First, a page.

Bring Back Our Girls, and Give Them More


Over the last few days, outrage at the kidnapping of nearly 300 girls from their school has spread far beyond Nigeria. Protests are taking place all over the world, social media is inundated with calls to “Bring Back Our Girls,” and UN Special Envoy for Education Gordon Brown and A World At School are launching an initiative to make 500 schools in Northern Nigeria safer. The most deafening cries are coming from the families of the girls, who set their daughters on a path to a future of possibilities and are now praying for their safe return.

The kidnapping of these girls has put a spotlight on one of the enormous obstacles facing children in many countries as they pursue education. Every child should be able to learn in safety. But in countries with armed conflicts or terrorist groups, children and families often have to choose between safety and a chance at learning.

This is one of many challenges. Extreme poverty, lack of infrastructure, poor health care and nutrition, a shortage of teachers, low expectations—all of these things are conspiring against the world’s most marginalized children.

Two weeks ago, I had the opportunity to travel to Lagos, Nigeria, and visit a school of more than 600 girls. What I saw there is also worthy of our outrage. During the hour that morning I was there, I walked from classroom to classroom, and only found one with a teacher. The 14- and 15-year-old girls in that one classroom were learning the difference between simple and complex sentences.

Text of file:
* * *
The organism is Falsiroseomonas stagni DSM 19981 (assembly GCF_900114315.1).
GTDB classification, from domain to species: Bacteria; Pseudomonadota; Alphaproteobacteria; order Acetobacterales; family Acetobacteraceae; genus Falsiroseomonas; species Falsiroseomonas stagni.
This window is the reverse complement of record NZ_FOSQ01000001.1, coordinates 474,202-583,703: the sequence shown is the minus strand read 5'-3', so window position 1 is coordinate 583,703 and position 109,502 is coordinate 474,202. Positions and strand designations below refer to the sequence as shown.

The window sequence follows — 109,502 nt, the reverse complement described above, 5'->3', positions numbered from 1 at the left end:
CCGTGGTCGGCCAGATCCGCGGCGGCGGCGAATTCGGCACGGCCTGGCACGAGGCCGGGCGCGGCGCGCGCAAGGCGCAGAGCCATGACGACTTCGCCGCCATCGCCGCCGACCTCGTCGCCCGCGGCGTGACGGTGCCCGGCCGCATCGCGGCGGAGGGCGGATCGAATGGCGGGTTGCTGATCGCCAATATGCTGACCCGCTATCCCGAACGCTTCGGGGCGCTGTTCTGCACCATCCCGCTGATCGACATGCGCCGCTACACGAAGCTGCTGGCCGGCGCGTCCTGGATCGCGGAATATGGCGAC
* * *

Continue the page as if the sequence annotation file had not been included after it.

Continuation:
These conditions are outrageous, but by no means uncommon.

Globally, 250 million children will not get the education they deserve—education that will allow them to become active members of a community, to break the cycle of poverty, to pursue a future of their own choosing. More than half of those children will attend school at some point, but their schooling will be so short-lived or so ineffective that they will leave without basic literacy and numeracy skills.

What was most heartbreaking about that visit in Lagos, for me, was hearing from one girl about the hour and a half she spent traveling to school every day, and the hour and a half she travelled back home.

Her determination to get an education should be met with our determination to give her one.

My hope is that our collective global outrage lasts long after these girls return home, which we are praying so fervently they do. Because there is so much more that they need from us.